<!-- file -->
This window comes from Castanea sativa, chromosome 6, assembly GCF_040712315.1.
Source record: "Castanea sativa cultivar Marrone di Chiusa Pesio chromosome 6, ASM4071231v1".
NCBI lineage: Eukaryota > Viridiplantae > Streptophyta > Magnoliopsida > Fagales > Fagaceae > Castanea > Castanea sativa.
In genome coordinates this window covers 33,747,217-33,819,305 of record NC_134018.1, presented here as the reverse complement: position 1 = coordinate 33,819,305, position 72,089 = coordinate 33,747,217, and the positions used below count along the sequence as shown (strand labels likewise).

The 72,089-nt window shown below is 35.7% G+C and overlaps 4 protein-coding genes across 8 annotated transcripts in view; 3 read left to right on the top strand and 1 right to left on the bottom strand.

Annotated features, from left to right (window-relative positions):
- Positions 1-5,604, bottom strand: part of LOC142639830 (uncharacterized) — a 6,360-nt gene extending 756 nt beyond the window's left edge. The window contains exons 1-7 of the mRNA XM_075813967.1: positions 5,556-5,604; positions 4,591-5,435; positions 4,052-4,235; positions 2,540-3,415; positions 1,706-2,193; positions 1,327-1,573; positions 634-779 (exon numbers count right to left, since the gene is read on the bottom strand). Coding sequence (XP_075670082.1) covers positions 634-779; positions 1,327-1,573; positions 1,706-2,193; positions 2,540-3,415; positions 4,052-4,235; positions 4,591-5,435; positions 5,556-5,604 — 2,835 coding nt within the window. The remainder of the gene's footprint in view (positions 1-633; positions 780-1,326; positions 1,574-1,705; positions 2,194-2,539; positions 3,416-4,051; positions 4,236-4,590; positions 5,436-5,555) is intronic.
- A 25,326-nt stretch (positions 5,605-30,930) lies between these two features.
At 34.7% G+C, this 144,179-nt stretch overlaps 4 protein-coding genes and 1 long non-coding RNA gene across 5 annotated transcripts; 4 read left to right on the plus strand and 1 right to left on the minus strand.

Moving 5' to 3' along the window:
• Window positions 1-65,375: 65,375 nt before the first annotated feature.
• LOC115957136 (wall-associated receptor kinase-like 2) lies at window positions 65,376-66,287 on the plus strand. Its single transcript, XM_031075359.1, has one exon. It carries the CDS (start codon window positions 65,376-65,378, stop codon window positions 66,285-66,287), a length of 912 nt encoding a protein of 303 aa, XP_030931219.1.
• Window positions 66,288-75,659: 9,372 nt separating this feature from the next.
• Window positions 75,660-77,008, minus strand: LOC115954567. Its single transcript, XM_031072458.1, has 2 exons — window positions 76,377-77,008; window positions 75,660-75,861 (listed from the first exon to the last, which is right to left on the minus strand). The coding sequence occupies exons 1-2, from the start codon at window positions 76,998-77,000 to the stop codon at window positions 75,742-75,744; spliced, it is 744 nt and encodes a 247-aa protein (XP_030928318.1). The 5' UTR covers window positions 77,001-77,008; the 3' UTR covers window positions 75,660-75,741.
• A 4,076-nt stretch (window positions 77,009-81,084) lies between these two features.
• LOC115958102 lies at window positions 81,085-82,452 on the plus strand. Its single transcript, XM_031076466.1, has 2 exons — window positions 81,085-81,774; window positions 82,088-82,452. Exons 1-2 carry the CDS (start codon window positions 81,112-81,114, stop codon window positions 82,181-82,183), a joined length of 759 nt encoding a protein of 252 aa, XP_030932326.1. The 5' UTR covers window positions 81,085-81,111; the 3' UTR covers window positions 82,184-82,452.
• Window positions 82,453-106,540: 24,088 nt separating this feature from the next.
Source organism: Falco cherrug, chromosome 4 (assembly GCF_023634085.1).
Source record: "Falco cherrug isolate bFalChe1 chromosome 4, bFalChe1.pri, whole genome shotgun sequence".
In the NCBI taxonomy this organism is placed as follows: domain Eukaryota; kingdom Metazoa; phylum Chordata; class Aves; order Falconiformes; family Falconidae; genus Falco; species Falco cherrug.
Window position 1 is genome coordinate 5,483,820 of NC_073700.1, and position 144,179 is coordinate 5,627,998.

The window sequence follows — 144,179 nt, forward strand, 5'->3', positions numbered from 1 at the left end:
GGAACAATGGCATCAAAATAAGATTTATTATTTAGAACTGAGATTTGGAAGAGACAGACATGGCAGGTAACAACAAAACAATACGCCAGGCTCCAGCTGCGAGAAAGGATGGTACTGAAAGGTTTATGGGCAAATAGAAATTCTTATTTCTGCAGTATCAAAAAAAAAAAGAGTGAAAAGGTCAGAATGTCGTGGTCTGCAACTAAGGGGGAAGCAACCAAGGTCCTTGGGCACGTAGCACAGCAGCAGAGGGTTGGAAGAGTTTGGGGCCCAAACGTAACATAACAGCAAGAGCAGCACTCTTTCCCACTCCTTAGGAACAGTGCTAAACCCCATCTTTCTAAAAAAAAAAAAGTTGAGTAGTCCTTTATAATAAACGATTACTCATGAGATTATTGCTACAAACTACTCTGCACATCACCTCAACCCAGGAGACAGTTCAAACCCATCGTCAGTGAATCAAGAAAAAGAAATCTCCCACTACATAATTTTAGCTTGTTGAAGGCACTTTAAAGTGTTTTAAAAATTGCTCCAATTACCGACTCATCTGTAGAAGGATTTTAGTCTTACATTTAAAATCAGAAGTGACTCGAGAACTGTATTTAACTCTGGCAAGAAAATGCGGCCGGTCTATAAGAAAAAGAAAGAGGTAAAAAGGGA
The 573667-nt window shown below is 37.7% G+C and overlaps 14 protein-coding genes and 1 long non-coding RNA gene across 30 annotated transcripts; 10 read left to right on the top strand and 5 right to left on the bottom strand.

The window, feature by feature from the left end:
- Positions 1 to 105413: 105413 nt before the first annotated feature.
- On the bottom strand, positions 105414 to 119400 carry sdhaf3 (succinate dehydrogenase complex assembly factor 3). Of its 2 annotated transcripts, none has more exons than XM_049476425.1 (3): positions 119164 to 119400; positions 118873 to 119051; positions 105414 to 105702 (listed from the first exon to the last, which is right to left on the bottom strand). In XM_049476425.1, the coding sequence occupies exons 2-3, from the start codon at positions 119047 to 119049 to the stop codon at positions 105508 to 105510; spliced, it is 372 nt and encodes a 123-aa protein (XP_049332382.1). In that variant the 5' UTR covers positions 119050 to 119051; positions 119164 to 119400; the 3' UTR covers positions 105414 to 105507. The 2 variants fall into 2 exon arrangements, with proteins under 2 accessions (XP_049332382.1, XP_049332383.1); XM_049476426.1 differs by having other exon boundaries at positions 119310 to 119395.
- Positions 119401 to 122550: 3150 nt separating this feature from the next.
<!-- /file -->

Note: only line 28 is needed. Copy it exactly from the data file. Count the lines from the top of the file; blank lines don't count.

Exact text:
- Positions 119401 to 122550: 3150 nt separating this feature from the next.